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CAS NO.: 11029-12-2
EC/LIST NO.: 600-954-3

Anthocyanins (also anthocyans; from Greek: ἄνθος (anthos) "flower" and κυάνεος/κυανοῦς kyaneos/kyanous "dark blue") are water-soluble vacuolar pigments that, depending on their pH, may appear red, purple, blue, or black. 
In 1835, the German pharmacist Ludwig Clamor Marquart gave the name Anthokyan to a chemical compound that gives flowers a blue color for the first time in his treatise “Die Farben der Blüthen”. 
Food plants rich in anthocyanins include the blueberry, raspberry, black rice, and black soybean, among many others that are red, blue, purple, or black. 
Some of the colors of autumn leaves are derived from anthocyanins.  

Anthocyanins belong to a parent class of molecules called flavonoids synthesized via the phenylpropanoid pathway. 
They occur in all tissues of higher plants, including leaves, stems, roots, flowers, and fruits. 
Anthocyanins are derived from anthocyanidins by adding sugars.
They are odorless and moderately astringent.

Although approved to color foods and beverages in the European Union, anthocyanins are not approved for use as a food additive because they have not been verified as safe when used as food or supplement ingredients.
There is no conclusive evidence that anthocyanins have any effect on human biology or diseases

In flowers, the coloration that is provided by anthocyanin accumulation may attract a wide variety of animal pollinators, while in fruits, the same coloration may aid in seed dispersal by attracting herbivorous animals to the potentially-edible fruits bearing these red, blue, or purple colors.

Anthocyanins may have a protective role in plants against extreme temperatures. 
Tomato plants protect against cold stress with anthocyanins countering reactive oxygen species, leading to a lower rate of cell death in leaves

Anthocyanins are found in the cell vacuole, mostly in flowers and fruits, but also in leaves, stems, and roots. 
In these parts, they are found predominantly in outer cell layers such as the epidermis and peripheral mesophyll cells.

Most frequently occurring in nature are the glycosides of cyanidin, delphinidin, malvidin, pelargonidin, peonidin, and petunidin. 
Roughly 2% of all hydrocarbons fixed in photosynthesis are converted into flavonoids and their derivatives, such as the anthocyanins.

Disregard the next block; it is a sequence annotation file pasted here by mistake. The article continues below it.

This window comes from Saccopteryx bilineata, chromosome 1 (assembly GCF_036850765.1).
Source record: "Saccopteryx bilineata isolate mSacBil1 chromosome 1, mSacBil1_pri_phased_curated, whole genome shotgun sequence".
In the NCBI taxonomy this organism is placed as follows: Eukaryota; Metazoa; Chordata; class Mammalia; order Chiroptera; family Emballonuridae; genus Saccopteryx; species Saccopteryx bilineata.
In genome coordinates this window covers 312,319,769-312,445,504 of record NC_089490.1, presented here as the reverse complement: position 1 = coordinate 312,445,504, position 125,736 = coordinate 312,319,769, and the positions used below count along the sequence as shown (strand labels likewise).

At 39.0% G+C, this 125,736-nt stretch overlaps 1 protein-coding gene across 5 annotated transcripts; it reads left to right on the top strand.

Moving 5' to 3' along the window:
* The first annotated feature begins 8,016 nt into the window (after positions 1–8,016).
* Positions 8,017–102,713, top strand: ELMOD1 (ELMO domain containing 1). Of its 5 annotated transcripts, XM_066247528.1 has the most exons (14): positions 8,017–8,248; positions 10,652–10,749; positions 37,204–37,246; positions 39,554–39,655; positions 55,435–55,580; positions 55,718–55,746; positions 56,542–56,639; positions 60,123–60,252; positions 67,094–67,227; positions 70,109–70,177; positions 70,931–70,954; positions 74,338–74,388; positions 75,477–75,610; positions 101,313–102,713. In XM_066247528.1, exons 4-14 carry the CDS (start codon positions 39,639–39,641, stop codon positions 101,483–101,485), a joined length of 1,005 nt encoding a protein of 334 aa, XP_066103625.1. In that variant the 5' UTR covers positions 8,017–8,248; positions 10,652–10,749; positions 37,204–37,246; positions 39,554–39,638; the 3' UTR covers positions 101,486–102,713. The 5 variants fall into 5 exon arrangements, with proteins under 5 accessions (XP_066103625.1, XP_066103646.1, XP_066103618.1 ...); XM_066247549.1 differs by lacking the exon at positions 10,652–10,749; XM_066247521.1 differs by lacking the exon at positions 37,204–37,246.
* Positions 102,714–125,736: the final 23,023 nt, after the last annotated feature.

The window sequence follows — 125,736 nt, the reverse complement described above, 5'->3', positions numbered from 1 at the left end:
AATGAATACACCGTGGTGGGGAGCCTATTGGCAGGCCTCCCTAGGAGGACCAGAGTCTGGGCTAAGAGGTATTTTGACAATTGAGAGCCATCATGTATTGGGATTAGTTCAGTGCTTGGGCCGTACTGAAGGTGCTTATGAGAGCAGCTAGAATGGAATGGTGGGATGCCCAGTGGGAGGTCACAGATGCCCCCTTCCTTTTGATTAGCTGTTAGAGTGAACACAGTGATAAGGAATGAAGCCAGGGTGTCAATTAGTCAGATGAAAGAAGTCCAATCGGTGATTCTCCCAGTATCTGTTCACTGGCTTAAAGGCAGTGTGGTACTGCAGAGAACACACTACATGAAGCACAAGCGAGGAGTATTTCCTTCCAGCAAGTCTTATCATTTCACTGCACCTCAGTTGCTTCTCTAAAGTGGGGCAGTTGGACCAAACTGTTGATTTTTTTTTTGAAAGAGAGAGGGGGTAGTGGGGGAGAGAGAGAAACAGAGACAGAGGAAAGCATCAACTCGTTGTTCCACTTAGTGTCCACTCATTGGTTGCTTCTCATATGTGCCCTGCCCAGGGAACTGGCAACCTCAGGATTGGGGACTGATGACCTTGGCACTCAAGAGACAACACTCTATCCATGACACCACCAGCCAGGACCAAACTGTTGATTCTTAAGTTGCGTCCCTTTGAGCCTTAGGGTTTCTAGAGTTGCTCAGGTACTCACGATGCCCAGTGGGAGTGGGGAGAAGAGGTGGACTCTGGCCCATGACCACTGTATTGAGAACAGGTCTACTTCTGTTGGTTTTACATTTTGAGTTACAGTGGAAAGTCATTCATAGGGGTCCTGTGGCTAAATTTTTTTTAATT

Not all land plants contain anthocyanin; in the Caryophyllales (including cactus, beets, and amaranth), they are replaced by betalains. 
Anthocyanins and betalains have never been found in the same plant. 

Sometimes bred purposely for high anthocyanin quantities, ornamental plants such as sweet peppers may have unusual culinary and aesthetic appeal. 

Plants rich in anthocyanins are Vaccinium species, such as blueberry, cranberry, and bilberry; Rubus berries, including black raspberry, red raspberry, and blackberry; blackcurrant, cherry, eggplant (aubergine) peel, black rice, ube, Okinawan sweet potato, Concord grape, muscadine grape, red cabbage, and violet petals. 
Red-fleshed peaches and apples contain anthocyanins.
Anthocyanins are less abundant in banana, asparagus, pea, fennel, pear, and potato, and may be totally absent in certain cultivars of green gooseberries. 

The highest recorded amount appears to be specifically in the seed coat of black soybean (Glycine max L. Merr.) containing approximately 2 g per 100 g, in purple corn kernels and husks, and in the skins and pulp of black chokeberry (Aronia melanocarpa L.)  
Due to critical differences in sample origin, preparation, and extraction methods determining anthocyanin content, the values presented in the adjoining table are not directly comparable.

Nature, traditional agriculture methods, and plant breeding have produced various uncommon crops containing anthocyanins, including blue- or red-flesh potatoes and purple or red broccoli, cabbage, cauliflower, carrots, and corn.